Political parties brace for a showdown on agriculture insurance in Haryana
- It is effectively agricultural insurance that is being made mandatory for farmers in Haryana
- It will work on the principle of area approach, the insurance unit would be the village
- How the scheme exactly intends to work
- Why do other parties have a problem with it
A political showdown seems imminent in Haryana on the implementation of Pradhan Mantri Fasal Bima Yojana (PMFBY), the national crop insurance scheme .
Both the opposition parties, the Congress and the Indian National Lok Dal (INLD) are bracing to take on the Manohar Lal Khattar-led BJP government in the state on the issue. They have termed the implementation of the scheme as anti-farmer and have described it as an attempt to appease private players.
While the Congress is yet to announce its course of action on the matter, the INLD has announced it would hold protests across the state between 8 and 11 August.
The PMFBY work plan
Last month the Haryana government notified the areas, crops, indemnity level, sum insured, premium rates and seasonality discipline for the implementation of PMFBY during the Kharif 2016 and Rabi 2016-17 seasons for cotton, paddy, bajra and maize, wheat, barley, mustard and gram.
The PMFBY will operate on the principle of area approach and the insurance unit would be the village. The scheme would be implemented on a cluster approach.
There would be coverage of risk in case the insured area is prevented from sowing or planting due to deficit rainfall or adverse seasonal conditions.
Standing crops -
In the case of standing crop, comprehensive risk insurance will be provided to cover yield losses due to non-preventable risks like drought, dry spells, flood, inundation, pests and diseases, landslides, natural fire and lightning, hailstorm, cyclone typhoon, tempest, hurricane and tornado.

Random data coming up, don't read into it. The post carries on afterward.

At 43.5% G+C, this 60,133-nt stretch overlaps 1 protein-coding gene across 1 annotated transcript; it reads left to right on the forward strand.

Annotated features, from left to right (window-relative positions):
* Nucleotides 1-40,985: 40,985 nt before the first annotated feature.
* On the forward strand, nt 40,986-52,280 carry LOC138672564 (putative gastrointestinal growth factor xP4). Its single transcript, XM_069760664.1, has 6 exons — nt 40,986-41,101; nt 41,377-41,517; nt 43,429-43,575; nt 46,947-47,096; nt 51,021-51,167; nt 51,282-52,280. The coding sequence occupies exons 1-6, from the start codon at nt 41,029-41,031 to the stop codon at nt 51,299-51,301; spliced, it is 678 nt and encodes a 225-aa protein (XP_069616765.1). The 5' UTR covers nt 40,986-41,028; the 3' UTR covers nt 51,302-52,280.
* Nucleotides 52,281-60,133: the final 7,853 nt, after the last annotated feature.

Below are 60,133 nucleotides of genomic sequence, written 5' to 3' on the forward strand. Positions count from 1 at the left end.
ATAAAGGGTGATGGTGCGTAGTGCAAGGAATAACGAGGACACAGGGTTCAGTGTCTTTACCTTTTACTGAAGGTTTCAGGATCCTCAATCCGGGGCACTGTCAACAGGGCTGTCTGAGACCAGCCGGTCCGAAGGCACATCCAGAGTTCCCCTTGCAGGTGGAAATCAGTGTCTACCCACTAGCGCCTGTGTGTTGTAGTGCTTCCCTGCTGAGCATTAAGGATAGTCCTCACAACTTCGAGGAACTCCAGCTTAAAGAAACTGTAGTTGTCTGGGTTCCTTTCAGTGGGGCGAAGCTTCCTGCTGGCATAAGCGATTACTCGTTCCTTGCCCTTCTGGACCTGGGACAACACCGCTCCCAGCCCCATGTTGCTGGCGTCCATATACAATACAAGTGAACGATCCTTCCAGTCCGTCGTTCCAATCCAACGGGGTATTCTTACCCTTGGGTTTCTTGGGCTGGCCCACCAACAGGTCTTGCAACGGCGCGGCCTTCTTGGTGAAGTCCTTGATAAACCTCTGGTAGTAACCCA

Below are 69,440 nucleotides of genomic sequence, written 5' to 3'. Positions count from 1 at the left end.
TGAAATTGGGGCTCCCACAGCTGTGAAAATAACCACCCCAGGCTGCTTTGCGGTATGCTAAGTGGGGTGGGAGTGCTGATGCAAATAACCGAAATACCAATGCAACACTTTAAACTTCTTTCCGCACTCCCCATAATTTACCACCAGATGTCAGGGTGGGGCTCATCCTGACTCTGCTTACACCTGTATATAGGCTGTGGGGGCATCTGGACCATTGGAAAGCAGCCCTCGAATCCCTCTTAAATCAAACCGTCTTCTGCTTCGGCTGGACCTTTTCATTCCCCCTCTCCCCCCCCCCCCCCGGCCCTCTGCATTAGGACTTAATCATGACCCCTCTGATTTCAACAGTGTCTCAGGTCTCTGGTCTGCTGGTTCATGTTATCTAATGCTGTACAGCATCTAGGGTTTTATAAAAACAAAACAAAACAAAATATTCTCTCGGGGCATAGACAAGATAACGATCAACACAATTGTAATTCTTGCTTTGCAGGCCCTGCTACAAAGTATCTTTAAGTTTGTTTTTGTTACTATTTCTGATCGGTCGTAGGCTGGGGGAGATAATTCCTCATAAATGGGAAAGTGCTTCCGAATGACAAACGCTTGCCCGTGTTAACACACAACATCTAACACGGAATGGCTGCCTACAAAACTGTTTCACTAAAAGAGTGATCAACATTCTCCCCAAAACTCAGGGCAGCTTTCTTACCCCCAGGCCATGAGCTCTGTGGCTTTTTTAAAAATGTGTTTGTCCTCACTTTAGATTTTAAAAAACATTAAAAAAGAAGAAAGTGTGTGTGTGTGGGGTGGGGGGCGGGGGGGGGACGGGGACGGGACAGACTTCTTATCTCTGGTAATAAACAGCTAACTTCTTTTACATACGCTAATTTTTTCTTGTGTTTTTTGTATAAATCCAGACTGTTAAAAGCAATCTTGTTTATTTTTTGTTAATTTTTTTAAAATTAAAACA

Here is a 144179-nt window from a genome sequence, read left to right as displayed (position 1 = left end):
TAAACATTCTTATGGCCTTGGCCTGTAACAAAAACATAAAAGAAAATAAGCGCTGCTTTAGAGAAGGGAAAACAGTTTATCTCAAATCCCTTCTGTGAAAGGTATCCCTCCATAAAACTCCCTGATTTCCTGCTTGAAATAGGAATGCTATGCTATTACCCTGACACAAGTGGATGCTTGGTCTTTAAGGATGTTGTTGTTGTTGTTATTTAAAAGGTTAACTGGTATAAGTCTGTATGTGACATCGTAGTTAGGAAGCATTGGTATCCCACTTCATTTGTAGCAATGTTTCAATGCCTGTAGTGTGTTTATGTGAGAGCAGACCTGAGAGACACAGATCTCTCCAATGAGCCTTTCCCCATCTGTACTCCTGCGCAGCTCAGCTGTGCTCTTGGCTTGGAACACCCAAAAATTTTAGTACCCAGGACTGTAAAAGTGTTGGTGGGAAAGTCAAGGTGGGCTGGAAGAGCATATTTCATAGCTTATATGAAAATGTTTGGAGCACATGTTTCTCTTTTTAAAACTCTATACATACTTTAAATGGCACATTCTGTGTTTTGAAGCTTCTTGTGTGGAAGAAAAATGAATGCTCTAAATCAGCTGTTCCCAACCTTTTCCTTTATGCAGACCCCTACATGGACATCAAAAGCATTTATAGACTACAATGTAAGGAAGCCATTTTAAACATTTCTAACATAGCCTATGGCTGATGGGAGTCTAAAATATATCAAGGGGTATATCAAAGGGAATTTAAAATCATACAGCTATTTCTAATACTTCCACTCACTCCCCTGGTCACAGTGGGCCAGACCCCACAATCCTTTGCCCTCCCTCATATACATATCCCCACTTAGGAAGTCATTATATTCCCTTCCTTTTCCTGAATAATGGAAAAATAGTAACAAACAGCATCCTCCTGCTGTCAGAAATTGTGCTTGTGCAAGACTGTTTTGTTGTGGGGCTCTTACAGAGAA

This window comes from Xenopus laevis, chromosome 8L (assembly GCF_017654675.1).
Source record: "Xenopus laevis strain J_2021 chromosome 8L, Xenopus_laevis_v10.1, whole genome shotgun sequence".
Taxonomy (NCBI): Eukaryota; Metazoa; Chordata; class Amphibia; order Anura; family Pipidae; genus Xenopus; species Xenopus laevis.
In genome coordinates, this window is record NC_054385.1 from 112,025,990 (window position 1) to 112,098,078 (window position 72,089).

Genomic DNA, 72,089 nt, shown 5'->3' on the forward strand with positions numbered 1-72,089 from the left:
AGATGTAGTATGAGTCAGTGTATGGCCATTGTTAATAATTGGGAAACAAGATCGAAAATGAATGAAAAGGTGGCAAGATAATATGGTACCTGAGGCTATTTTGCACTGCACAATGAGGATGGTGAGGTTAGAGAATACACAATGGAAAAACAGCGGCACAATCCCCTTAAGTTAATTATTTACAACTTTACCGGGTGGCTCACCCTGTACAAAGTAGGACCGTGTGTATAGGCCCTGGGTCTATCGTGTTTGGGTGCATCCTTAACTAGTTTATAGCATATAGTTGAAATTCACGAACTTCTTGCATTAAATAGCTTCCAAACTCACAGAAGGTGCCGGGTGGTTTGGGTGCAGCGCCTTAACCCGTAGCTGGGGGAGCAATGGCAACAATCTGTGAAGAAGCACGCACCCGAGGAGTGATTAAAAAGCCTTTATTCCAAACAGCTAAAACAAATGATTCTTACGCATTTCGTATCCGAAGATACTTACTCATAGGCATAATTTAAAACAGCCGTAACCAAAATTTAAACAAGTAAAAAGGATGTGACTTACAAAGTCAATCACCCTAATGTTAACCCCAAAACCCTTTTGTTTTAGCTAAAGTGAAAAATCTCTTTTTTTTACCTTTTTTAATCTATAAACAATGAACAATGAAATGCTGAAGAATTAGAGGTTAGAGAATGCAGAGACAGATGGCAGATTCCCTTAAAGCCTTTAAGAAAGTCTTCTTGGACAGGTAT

Post harvest -
In the case of post-harvest losses, coverage will be available up to a maximum period of two weeks from harvesting for those crops allowed to dry in 'cut and spread' condition on the field after harvesting against specific perils of a cyclone, cyclonic rains and unseasonal rains.
In the case of localised calamities, loss or damage resulting from the occurrence of identified localised risks of hailstorm, landslide, and inundation affecting isolated farms will be covered.
For general exclusions, losses arising out of war and nuclear risks, malicious damage and other preventable risks will be excluded.
The government has declared that all farmers availing Seasonal Agricultural Operations (SAO) loans from financial institutions for the notified crops would be covered compulsorily and the scheme will be optional for the farmers who have not availed of the loan.
The agencies -
The implementing agencies for the schemes are Reliance General Insurance Company, Bajaj Allianz General Insurance Company and ICICI Lombard General Insurance Company for the three identified clusters.
The indemnity level will be 90% in case of all the notified crops. Processing, approval and payment of final claims based on yield data would be done within three weeks from receipt of yield data and the insurance company and banks will ensure that no over insurance takes place.
Former chief minister and senior Congress leader Bhupinder Singh Hooda attacked the state government calling the PMFBY a loan recovery scheme and alleging that the Khattar government has reduced itself to being 'an agent of the private insurance companies'.
"The scheme treats a village as a unit, which puts the farmer at a disadvantage while the premium is being collected from all farmers. Then there is discrimination in premium rates depending upon districts and areas," he told the media.